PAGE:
I’m not over-reacting if I feel dirty, disgusting or sick. Occasionally, I want to wash all of it away; I stood there shaking earlier because I didn’t want to face the reality of everything. I felt horrible, like things were crawling on my skin, like I was something to be despised and someone to be disgusted at. In my head, the thoughts were screaming and I couldn’t catch my breath but I just. Felt. Awful. Some people would say that’s blowing things out of proportion but when you feel that creeping dread, you know that you can’t shake it.

I am not a coward for wanting to run away from everything. Avoiding your problems won’t solve anything but I want to try sometimes. I’m tired of potentially getting judged and of feeling like that people believe I’m nothing but a slut. I’m tired of refusing to defend my actions and I’m exhausted at the possibility of conflict.

If people call me these things, I’ll tell them that I’ve already called myself them more times than they can count. People’s opinions and actions towards you should never influence your self-worth. No matter how many times people twist it, your thoughts are yours.

Thinking positively about yourself is so hard, I know, especially is you believe people are making assumptions about you. If you’ve been in a situation which makes you hate yourself, remember this: you can always learn and if people judge you on one thing you did, it’s them that can’t understand you. Only you truly know what you’re thinking and don’t let anyone convince you otherwise.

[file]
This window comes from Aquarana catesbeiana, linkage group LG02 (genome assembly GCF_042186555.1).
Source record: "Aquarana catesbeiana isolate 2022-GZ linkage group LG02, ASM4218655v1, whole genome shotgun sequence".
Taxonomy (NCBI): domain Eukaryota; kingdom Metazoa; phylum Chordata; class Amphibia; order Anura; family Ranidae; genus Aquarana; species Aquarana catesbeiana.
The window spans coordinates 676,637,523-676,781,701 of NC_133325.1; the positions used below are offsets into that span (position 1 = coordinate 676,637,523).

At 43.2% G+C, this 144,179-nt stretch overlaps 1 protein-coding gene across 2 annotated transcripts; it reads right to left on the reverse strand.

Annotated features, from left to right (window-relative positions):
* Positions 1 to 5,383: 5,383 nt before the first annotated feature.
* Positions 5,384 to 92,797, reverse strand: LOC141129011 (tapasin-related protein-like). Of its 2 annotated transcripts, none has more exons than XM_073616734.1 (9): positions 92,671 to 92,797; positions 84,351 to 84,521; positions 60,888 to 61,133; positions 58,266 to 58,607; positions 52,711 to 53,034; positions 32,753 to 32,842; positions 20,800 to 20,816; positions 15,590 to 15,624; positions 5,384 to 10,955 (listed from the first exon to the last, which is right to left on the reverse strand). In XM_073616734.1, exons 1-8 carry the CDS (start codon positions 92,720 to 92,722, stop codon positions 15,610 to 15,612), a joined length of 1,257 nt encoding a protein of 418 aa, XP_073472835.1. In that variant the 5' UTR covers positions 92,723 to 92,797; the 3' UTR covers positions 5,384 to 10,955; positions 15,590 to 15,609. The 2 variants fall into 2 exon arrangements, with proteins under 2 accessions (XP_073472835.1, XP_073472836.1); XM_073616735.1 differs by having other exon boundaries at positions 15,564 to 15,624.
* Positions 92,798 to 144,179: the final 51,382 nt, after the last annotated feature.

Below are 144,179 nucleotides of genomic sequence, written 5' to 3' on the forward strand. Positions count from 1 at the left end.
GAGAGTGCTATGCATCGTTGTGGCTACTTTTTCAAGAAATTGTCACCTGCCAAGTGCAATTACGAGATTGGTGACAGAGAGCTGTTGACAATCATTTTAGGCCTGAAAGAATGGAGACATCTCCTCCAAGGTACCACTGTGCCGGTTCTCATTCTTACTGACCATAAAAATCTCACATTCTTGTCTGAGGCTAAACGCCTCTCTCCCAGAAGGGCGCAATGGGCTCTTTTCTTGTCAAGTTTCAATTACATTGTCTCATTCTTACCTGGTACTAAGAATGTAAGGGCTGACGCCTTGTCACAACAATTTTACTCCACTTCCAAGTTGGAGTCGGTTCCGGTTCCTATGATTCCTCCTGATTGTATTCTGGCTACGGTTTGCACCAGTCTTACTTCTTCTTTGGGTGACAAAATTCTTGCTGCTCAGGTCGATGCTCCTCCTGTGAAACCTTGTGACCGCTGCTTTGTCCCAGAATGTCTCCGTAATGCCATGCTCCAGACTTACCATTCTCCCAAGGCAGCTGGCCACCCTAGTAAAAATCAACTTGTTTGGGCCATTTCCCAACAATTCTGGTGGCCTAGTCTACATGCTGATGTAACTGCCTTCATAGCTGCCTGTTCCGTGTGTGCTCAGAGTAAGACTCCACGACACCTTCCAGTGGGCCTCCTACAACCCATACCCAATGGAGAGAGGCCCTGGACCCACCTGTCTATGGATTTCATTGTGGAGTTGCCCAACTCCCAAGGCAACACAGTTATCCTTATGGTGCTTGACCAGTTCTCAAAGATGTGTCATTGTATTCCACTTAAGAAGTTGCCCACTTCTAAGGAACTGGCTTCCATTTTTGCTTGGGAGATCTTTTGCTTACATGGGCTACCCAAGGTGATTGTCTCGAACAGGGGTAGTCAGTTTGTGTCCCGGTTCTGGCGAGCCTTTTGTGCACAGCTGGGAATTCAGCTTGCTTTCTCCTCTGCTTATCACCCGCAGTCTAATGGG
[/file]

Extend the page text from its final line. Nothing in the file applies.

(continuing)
When things start to get too much, tell yourself this: I’m strong. I am not a terrible person.

I’m not what they say I am.

From Elm πŸ™‚

On Having Divorced Parents

My parents divorced about 9 years ago, when I was 8 and my sister was 11. We were told separately: me in a graveyard by my dad and my sister was told by my mum at home. I cried, asked where mum was going to live and then my dad got me a recorder as a present to cheer me up. I have no idea what my mum said to my sister but because I was 8, I didn’t really get it and just knew my mum was moving out: I didn’t know if I would go with her and for some reason, I thought I would never see her again.